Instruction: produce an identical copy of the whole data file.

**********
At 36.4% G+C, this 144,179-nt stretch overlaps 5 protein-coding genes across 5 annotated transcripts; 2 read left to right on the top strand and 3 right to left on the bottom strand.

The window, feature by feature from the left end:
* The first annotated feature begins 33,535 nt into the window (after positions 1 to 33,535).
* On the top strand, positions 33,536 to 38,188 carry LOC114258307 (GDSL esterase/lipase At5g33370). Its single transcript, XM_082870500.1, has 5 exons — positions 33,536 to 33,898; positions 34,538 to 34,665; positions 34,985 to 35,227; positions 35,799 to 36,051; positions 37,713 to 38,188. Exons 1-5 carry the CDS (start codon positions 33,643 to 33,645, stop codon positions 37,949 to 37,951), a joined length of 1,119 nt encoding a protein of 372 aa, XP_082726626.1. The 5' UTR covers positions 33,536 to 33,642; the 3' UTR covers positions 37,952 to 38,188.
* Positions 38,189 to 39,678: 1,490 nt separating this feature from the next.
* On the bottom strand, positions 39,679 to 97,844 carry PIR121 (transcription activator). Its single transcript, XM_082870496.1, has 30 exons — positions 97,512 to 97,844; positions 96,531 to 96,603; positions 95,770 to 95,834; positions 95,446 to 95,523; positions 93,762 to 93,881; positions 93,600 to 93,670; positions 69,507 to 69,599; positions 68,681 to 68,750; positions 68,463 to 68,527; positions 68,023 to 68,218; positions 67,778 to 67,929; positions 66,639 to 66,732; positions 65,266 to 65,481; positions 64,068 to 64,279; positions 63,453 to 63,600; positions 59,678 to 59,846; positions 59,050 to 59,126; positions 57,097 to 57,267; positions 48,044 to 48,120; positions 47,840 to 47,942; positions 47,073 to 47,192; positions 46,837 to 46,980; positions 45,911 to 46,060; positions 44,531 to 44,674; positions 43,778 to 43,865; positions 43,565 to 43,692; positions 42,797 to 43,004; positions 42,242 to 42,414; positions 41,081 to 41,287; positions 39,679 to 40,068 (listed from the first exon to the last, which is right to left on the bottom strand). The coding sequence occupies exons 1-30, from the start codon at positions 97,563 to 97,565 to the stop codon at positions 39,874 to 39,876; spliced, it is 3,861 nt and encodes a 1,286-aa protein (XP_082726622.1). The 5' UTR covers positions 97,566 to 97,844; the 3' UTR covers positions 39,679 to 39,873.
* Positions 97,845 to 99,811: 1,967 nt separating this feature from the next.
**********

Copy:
At 36.4% G+C, this 144,179-nt stretch overlaps 5 protein-coding genes across 5 annotated transcripts; 2 read left to right on the top strand and 3 right to left on the bottom strand.

The window, feature by feature from the left end:
* The first annotated feature begins 33,535 nt into the window (after positions 1 to 33,535).
* On the top strand, positions 33,536 to 38,188 carry LOC114258307 (GDSL esterase/lipase At5g33370). Its single transcript, XM_082870500.1, has 5 exons — positions 33,536 to 33,898; positions 34,538 to 34,665; positions 34,985 to 35,227; positions 35,799 to 36,051; positions 37,713 to 38,188. Exons 1-5 carry the CDS (start codon positions 33,643 to 33,645, stop codon positions 37,949 to 37,951), a joined length of 1,119 nt encoding a protein of 372 aa, XP_082726626.1. The 5' UTR covers positions 33,536 to 33,642; the 3' UTR covers positions 37,952 to 38,188.
* Positions 38,189 to 39,678: 1,490 nt separating this feature from the next.
* On the bottom strand, positions 39,679 to 97,844 carry PIR121 (transcription activator). Its single transcript, XM_082870496.1, has 30 exons — positions 97,512 to 97,844; positions 96,531 to 96,603; positions 95,770 to 95,834; positions 95,446 to 95,523; positions 93,762 to 93,881; positions 93,600 to 93,670; positions 69,507 to 69,599; positions 68,681 to 68,750; positions 68,463 to 68,527; positions 68,023 to 68,218; positions 67,778 to 67,929; positions 66,639 to 66,732; positions 65,266 to 65,481; positions 64,068 to 64,279; positions 63,453 to 63,600; positions 59,678 to 59,846; positions 59,050 to 59,126; positions 57,097 to 57,267; positions 48,044 to 48,120; positions 47,840 to 47,942; positions 47,073 to 47,192; positions 46,837 to 46,980; positions 45,911 to 46,060; positions 44,531 to 44,674; positions 43,778 to 43,865; positions 43,565 to 43,692; positions 42,797 to 43,004; positions 42,242 to 42,414; positions 41,081 to 41,287; positions 39,679 to 40,068 (listed from the first exon to the last, which is right to left on the bottom strand). The coding sequence occupies exons 1-30, from the start codon at positions 97,563 to 97,565 to the stop codon at positions 39,874 to 39,876; spliced, it is 3,861 nt and encodes a 1,286-aa protein (XP_082726622.1). The 5' UTR covers positions 97,566 to 97,844; the 3' UTR covers positions 39,679 to 39,873.
* Positions 97,845 to 99,811: 1,967 nt separating this feature from the next.